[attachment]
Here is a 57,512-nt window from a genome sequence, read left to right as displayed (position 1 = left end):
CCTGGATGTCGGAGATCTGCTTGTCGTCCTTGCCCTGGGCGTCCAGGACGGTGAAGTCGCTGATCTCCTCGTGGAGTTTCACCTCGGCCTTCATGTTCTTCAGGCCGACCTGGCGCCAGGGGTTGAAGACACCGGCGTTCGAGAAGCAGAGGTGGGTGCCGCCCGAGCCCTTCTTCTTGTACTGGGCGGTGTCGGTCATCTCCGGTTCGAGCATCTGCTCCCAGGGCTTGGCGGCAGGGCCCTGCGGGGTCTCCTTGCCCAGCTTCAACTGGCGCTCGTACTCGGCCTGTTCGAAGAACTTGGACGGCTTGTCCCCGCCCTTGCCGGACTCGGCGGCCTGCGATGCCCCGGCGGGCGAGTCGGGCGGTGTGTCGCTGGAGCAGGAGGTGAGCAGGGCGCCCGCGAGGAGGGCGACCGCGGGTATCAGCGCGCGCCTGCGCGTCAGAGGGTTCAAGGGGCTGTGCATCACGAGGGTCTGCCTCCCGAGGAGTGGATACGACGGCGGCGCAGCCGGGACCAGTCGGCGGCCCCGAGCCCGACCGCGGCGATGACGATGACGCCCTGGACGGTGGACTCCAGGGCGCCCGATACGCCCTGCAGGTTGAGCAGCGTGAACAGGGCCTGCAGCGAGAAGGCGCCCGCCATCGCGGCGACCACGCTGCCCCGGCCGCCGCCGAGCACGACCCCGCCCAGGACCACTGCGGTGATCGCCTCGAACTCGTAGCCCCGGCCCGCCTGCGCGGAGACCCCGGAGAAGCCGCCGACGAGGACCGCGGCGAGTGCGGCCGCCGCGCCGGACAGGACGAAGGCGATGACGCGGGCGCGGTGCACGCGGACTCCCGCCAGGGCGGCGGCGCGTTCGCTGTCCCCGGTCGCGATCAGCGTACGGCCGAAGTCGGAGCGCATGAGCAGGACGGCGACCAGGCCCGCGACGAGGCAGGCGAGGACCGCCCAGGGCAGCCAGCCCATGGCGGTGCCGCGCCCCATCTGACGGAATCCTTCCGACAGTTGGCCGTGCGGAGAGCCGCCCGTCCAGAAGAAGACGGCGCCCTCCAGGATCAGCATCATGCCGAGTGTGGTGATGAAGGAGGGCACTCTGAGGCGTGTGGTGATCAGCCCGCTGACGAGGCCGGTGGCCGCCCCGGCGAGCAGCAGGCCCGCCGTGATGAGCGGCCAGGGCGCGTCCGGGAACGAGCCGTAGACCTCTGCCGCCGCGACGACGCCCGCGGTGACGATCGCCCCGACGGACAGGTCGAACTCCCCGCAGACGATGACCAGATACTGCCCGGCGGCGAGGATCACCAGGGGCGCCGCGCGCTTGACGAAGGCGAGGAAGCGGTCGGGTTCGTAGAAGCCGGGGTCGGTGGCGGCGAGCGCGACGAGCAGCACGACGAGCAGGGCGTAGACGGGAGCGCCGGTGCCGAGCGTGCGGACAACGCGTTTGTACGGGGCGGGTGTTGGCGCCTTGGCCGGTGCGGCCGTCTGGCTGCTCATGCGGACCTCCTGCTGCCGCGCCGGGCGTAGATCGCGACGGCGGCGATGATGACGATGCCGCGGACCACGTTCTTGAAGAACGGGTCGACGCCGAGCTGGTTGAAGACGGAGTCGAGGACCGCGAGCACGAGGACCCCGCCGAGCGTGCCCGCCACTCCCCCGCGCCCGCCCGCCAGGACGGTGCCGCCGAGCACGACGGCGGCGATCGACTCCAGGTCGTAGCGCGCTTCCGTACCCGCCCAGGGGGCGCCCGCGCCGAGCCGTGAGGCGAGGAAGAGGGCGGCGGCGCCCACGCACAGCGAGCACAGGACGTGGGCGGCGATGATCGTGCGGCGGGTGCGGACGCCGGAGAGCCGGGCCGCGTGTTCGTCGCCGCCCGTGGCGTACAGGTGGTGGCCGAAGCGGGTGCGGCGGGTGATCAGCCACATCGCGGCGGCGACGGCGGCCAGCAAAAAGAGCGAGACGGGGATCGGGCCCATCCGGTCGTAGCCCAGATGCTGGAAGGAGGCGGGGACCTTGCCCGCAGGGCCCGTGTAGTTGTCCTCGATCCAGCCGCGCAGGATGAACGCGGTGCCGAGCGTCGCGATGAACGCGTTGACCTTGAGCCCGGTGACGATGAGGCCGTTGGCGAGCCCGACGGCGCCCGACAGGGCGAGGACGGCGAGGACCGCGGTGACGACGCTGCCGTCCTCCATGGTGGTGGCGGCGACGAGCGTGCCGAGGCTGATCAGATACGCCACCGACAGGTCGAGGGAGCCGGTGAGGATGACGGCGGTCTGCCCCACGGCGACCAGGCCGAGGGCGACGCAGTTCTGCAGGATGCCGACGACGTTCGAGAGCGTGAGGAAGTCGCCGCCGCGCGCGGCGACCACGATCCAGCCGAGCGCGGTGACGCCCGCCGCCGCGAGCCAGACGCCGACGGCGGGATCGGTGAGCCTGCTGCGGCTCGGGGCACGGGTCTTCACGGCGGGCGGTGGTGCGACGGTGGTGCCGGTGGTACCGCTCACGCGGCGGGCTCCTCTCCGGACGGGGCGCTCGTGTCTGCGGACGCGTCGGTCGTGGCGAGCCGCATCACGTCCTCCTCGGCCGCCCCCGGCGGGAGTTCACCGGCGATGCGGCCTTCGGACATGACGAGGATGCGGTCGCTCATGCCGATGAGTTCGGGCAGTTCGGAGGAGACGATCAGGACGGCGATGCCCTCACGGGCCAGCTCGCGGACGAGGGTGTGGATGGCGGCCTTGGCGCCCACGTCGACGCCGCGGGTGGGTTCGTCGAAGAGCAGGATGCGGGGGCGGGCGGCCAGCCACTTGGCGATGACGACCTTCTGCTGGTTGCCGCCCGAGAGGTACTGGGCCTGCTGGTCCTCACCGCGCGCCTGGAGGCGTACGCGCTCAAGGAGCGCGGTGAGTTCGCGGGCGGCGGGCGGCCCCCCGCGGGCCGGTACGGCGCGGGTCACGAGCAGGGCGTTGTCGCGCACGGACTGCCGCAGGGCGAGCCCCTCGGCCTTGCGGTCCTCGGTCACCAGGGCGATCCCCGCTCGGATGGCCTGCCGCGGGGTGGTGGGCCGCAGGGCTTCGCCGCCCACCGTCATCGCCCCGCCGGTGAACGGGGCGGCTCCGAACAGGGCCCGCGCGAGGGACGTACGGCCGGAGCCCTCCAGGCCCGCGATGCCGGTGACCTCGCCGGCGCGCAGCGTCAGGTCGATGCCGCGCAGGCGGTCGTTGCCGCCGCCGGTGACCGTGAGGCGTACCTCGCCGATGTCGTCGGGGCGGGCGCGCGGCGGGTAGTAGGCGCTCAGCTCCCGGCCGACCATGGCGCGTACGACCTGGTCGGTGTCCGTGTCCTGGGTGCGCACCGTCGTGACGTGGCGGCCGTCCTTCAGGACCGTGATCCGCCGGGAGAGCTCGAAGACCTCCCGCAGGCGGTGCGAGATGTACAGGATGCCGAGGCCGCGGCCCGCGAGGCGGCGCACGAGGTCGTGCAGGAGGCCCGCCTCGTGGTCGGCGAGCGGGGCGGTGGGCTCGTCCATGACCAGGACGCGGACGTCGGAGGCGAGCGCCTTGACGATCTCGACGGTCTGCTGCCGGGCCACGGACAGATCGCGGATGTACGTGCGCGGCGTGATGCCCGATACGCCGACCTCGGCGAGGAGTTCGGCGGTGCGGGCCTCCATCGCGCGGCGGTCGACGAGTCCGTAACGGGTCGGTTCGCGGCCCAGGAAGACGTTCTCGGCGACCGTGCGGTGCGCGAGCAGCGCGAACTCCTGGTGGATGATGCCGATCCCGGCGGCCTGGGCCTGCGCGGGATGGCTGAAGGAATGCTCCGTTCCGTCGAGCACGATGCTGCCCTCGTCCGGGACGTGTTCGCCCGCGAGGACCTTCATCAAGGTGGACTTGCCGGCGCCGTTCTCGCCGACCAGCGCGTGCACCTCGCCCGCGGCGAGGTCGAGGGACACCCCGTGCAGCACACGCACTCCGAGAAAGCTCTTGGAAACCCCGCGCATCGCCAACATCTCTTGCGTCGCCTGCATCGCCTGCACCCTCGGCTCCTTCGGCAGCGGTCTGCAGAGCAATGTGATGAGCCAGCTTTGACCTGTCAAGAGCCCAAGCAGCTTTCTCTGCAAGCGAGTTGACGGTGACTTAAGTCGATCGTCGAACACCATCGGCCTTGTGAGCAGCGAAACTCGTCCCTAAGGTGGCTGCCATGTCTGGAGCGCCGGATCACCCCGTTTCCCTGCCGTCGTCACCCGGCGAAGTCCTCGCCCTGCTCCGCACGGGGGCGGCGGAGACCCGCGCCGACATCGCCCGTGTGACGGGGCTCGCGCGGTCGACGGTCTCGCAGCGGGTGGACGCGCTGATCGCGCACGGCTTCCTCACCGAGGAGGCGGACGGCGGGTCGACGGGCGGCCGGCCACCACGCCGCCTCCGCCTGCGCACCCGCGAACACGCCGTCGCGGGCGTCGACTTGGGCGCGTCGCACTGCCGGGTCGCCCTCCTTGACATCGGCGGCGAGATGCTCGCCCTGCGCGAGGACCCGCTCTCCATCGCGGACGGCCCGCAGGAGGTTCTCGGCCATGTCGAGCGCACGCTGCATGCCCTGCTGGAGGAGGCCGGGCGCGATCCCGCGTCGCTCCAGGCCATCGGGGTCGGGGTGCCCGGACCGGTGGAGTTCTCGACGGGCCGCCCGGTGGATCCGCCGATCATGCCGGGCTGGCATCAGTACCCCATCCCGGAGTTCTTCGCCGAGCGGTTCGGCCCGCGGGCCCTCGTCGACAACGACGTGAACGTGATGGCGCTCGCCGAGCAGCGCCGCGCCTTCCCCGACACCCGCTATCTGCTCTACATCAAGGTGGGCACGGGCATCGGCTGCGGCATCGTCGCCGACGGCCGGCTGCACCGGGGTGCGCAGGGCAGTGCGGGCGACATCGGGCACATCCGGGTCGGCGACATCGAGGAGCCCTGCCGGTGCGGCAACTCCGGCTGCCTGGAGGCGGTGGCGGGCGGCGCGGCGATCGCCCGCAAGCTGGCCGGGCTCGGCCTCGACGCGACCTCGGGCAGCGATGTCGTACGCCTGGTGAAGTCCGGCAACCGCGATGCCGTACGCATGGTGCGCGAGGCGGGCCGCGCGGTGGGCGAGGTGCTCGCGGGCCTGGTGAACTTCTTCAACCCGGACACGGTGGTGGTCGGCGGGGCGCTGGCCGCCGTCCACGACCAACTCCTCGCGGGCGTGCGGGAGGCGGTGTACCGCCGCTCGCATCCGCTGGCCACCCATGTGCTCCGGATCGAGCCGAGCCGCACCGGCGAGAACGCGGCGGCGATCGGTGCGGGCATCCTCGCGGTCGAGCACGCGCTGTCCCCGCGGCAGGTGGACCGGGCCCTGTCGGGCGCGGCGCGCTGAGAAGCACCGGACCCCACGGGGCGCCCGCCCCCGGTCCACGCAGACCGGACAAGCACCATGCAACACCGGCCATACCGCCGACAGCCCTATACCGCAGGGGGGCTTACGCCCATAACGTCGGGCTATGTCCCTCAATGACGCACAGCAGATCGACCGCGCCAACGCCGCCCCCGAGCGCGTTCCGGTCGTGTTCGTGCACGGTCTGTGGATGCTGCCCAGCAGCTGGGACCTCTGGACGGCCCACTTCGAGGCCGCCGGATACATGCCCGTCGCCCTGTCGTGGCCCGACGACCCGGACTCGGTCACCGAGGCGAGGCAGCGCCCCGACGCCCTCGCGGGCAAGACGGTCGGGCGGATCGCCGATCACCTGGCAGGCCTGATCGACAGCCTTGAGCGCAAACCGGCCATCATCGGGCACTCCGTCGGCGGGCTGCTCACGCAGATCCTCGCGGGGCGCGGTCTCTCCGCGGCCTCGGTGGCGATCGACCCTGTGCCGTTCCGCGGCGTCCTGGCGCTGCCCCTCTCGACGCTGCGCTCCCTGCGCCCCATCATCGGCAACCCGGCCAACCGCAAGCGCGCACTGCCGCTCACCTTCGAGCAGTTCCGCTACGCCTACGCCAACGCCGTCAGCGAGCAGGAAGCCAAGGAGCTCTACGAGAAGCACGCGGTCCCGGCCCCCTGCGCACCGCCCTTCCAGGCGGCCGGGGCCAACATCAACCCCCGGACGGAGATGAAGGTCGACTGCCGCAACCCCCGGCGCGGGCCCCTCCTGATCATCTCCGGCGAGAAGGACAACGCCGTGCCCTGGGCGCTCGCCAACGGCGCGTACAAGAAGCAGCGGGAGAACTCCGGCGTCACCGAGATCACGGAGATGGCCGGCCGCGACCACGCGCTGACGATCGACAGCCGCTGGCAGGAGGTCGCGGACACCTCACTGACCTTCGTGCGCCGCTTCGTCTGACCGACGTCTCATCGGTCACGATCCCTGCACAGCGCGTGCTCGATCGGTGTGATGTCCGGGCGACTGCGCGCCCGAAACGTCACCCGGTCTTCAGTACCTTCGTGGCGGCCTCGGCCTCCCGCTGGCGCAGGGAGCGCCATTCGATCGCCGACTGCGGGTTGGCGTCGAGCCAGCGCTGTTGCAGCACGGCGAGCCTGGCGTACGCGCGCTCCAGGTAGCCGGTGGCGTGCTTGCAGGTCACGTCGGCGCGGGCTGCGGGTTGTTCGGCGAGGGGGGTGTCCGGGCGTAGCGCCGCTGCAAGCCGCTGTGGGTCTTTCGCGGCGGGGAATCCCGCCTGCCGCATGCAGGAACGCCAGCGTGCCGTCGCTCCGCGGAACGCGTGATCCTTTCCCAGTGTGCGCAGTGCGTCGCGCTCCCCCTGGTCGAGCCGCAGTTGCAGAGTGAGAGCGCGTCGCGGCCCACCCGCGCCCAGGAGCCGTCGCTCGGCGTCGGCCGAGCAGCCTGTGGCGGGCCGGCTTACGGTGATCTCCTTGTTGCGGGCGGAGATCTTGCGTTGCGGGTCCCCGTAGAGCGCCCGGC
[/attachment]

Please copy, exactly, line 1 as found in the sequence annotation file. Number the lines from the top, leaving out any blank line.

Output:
Here is a 57,512-nt window from a genome sequence, read left to right as displayed (position 1 = left end):